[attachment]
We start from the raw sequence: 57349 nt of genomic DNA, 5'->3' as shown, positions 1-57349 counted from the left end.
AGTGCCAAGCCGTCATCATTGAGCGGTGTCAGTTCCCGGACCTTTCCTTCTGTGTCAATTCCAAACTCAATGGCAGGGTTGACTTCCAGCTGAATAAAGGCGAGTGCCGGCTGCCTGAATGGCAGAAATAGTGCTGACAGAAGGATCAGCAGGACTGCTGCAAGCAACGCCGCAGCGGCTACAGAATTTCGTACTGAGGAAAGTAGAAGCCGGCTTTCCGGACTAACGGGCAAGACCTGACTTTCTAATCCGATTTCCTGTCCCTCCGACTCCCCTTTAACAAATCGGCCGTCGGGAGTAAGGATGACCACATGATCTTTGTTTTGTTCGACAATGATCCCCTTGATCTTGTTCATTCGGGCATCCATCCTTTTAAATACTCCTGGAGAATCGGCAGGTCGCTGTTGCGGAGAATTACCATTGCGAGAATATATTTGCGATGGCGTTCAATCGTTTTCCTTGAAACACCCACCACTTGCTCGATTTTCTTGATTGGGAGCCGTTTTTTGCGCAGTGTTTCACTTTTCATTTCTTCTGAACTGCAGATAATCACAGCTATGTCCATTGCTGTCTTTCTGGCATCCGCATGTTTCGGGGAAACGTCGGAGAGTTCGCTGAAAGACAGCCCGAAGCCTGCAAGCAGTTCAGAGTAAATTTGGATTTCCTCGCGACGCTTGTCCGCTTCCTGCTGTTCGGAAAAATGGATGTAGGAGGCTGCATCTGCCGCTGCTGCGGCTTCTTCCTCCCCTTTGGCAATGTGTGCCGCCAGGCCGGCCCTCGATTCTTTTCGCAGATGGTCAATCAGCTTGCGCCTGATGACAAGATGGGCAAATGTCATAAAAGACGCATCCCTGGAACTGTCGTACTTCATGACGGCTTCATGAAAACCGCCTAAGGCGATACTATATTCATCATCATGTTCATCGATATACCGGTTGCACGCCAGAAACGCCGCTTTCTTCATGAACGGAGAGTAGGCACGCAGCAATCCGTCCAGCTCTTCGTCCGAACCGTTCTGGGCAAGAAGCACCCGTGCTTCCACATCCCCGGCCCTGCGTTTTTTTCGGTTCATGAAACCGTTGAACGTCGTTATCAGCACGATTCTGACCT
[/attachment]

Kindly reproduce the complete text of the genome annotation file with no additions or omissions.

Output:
We start from the raw sequence: 57349 nt of genomic DNA, 5'->3' as shown, positions 1-57349 counted from the left end.
AGTGCCAAGCCGTCATCATTGAGCGGTGTCAGTTCCCGGACCTTTCCTTCTGTGTCAATTCCAAACTCAATGGCAGGGTTGACTTCCAGCTGAATAAAGGCGAGTGCCGGCTGCCTGAATGGCAGAAATAGTGCTGACAGAAGGATCAGCAGGACTGCTGCAAGCAACGCCGCAGCGGCTACAGAATTTCGTACTGAGGAAAGTAGAAGCCGGCTTTCCGGACTAACGGGCAAGACCTGACTTTCTAATCCGATTTCCTGTCCCTCCGACTCCCCTTTAACAAATCGGCCGTCGGGAGTAAGGATGACCACATGATCTTTGTTTTGTTCGACAATGATCCCCTTGATCTTGTTCATTCGGGCATCCATCCTTTTAAATACTCCTGGAGAATCGGCAGGTCGCTGTTGCGGAGAATTACCATTGCGAGAATATATTTGCGATGGCGTTCAATCGTTTTCCTTGAAACACCCACCACTTGCTCGATTTTCTTGATTGGGAGCCGTTTTTTGCGCAGTGTTTCACTTTTCATTTCTTCTGAACTGCAGATAATCACAGCTATGTCCATTGCTGTCTTTCTGGCATCCGCATGTTTCGGGGAAACGTCGGAGAGTTCGCTGAAAGACAGCCCGAAGCCTGCAAGCAGTTCAGAGTAAATTTGGATTTCCTCGCGACGCTTGTCCGCTTCCTGCTGTTCGGAAAAATGGATGTAGGAGGCTGCATCTGCCGCTGCTGCGGCTTCTTCCTCCCCTTTGGCAATGTGTGCCGCCAGGCCGGCCCTCGATTCTTTTCGCAGATGGTCAATCAGCTTGCGCCTGATGACAAGATGGGCAAATGTCATAAAAGACGCATCCCTGGAACTGTCGTACTTCATGACGGCTTCATGAAAACCGCCTAAGGCGATACTATATTCATCATCATGTTCATCGATATACCGGTTGCACGCCAGAAACGCCGCTTTCTTCATGAACGGAGAGTAGGCACGCAGCAATCCGTCCAGCTCTTCGTCCGAACCGTTCTGGGCAAGAAGCACCCGTGCTTCCACATCCCCGGCCCTGCGTTTTTTTCGGTTCATGAAACCGTTGAACGTCGTTATCAGCACGATTCTGACCT